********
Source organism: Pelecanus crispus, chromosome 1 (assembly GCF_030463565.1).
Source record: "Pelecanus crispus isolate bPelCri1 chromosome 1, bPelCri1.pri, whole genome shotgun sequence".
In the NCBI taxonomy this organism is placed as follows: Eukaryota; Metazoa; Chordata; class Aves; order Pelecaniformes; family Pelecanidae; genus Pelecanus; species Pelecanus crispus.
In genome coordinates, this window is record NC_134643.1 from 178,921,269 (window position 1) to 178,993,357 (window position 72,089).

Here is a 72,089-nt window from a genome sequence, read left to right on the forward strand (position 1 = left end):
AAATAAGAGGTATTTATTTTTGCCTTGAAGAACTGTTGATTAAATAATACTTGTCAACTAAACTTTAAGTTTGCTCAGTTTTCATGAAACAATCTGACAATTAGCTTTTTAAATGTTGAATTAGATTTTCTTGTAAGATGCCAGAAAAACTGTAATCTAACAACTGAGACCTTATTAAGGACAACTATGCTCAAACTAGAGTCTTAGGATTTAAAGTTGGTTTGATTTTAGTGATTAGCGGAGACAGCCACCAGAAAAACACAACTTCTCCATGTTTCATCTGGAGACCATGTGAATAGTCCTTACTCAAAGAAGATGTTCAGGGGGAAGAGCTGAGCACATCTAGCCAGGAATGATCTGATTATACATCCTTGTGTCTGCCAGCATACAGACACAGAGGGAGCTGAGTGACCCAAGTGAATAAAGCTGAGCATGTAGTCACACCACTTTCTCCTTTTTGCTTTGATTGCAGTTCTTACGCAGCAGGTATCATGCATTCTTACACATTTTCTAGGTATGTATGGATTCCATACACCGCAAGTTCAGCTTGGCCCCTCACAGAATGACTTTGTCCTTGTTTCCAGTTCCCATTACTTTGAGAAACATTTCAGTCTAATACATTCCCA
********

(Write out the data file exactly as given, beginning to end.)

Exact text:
Source organism: Pelecanus crispus, chromosome 1 (assembly GCF_030463565.1).
Source record: "Pelecanus crispus isolate bPelCri1 chromosome 1, bPelCri1.pri, whole genome shotgun sequence".
In the NCBI taxonomy this organism is placed as follows: Eukaryota; Metazoa; Chordata; class Aves; order Pelecaniformes; family Pelecanidae; genus Pelecanus; species Pelecanus crispus.
In genome coordinates, this window is record NC_134643.1 from 178,921,269 (window position 1) to 178,993,357 (window position 72,089).

Here is a 72,089-nt window from a genome sequence, read left to right on the forward strand (position 1 = left end):
AAATAAGAGGTATTTATTTTTGCCTTGAAGAACTGTTGATTAAATAATACTTGTCAACTAAACTTTAAGTTTGCTCAGTTTTCATGAAACAATCTGACAATTAGCTTTTTAAATGTTGAATTAGATTTTCTTGTAAGATGCCAGAAAAACTGTAATCTAACAACTGAGACCTTATTAAGGACAACTATGCTCAAACTAGAGTCTTAGGATTTAAAGTTGGTTTGATTTTAGTGATTAGCGGAGACAGCCACCAGAAAAACACAACTTCTCCATGTTTCATCTGGAGACCATGTGAATAGTCCTTACTCAAAGAAGATGTTCAGGGGGAAGAGCTGAGCACATCTAGCCAGGAATGATCTGATTATACATCCTTGTGTCTGCCAGCATACAGACACAGAGGGAGCTGAGTGACCCAAGTGAATAAAGCTGAGCATGTAGTCACACCACTTTCTCCTTTTTGCTTTGATTGCAGTTCTTACGCAGCAGGTATCATGCATTCTTACACATTTTCTAGGTATGTATGGATTCCATACACCGCAAGTTCAGCTTGGCCCCTCACAGAATGACTTTGTCCTTGTTTCCAGTTCCCATTACTTTGAGAAACATTTCAGTCTAATACATTCCCA